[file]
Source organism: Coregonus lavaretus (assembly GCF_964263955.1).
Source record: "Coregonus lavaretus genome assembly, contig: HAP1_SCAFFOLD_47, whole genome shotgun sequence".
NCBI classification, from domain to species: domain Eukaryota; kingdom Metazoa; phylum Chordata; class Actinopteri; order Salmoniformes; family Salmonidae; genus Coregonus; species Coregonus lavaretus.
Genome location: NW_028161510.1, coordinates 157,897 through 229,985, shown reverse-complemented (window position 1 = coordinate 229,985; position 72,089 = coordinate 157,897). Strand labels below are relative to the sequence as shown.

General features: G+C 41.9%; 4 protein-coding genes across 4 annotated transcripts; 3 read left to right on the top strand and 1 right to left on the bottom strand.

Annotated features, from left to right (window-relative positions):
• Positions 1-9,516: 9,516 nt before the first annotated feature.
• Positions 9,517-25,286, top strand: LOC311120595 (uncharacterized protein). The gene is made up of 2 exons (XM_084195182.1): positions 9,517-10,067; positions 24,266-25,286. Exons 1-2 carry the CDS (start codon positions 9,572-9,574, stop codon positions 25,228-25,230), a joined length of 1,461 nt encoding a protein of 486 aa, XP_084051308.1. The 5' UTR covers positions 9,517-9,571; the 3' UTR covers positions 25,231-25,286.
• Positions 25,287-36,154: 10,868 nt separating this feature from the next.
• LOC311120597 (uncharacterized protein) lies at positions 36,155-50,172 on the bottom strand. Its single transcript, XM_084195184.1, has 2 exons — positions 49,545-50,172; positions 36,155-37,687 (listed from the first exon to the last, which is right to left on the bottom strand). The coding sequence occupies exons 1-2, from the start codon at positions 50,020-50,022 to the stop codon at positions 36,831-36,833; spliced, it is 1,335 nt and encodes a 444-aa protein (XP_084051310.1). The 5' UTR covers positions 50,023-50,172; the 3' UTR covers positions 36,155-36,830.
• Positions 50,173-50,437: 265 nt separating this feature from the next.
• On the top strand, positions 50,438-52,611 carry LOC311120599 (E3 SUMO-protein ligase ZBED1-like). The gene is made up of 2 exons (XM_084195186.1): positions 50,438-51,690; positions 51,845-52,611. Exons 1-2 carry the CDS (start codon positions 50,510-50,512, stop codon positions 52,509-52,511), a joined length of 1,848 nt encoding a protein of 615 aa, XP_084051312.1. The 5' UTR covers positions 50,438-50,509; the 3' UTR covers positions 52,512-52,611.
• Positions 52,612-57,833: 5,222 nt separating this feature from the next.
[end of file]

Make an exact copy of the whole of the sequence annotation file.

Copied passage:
Source organism: Coregonus lavaretus (assembly GCF_964263955.1).
Source record: "Coregonus lavaretus genome assembly, contig: HAP1_SCAFFOLD_47, whole genome shotgun sequence".
NCBI classification, from domain to species: domain Eukaryota; kingdom Metazoa; phylum Chordata; class Actinopteri; order Salmoniformes; family Salmonidae; genus Coregonus; species Coregonus lavaretus.
Genome location: NW_028161510.1, coordinates 157,897 through 229,985, shown reverse-complemented (window position 1 = coordinate 229,985; position 72,089 = coordinate 157,897). Strand labels below are relative to the sequence as shown.

General features: G+C 41.9%; 4 protein-coding genes across 4 annotated transcripts; 3 read left to right on the top strand and 1 right to left on the bottom strand.

Annotated features, from left to right (window-relative positions):
• Positions 1-9,516: 9,516 nt before the first annotated feature.
• Positions 9,517-25,286, top strand: LOC311120595 (uncharacterized protein). The gene is made up of 2 exons (XM_084195182.1): positions 9,517-10,067; positions 24,266-25,286. Exons 1-2 carry the CDS (start codon positions 9,572-9,574, stop codon positions 25,228-25,230), a joined length of 1,461 nt encoding a protein of 486 aa, XP_084051308.1. The 5' UTR covers positions 9,517-9,571; the 3' UTR covers positions 25,231-25,286.
• Positions 25,287-36,154: 10,868 nt separating this feature from the next.
• LOC311120597 (uncharacterized protein) lies at positions 36,155-50,172 on the bottom strand. Its single transcript, XM_084195184.1, has 2 exons — positions 49,545-50,172; positions 36,155-37,687 (listed from the first exon to the last, which is right to left on the bottom strand). The coding sequence occupies exons 1-2, from the start codon at positions 50,020-50,022 to the stop codon at positions 36,831-36,833; spliced, it is 1,335 nt and encodes a 444-aa protein (XP_084051310.1). The 5' UTR covers positions 50,023-50,172; the 3' UTR covers positions 36,155-36,830.
• Positions 50,173-50,437: 265 nt separating this feature from the next.
• On the top strand, positions 50,438-52,611 carry LOC311120599 (E3 SUMO-protein ligase ZBED1-like). The gene is made up of 2 exons (XM_084195186.1): positions 50,438-51,690; positions 51,845-52,611. Exons 1-2 carry the CDS (start codon positions 50,510-50,512, stop codon positions 52,509-52,511), a joined length of 1,848 nt encoding a protein of 615 aa, XP_084051312.1. The 5' UTR covers positions 50,438-50,509; the 3' UTR covers positions 52,512-52,611.
• Positions 52,612-57,833: 5,222 nt separating this feature from the next.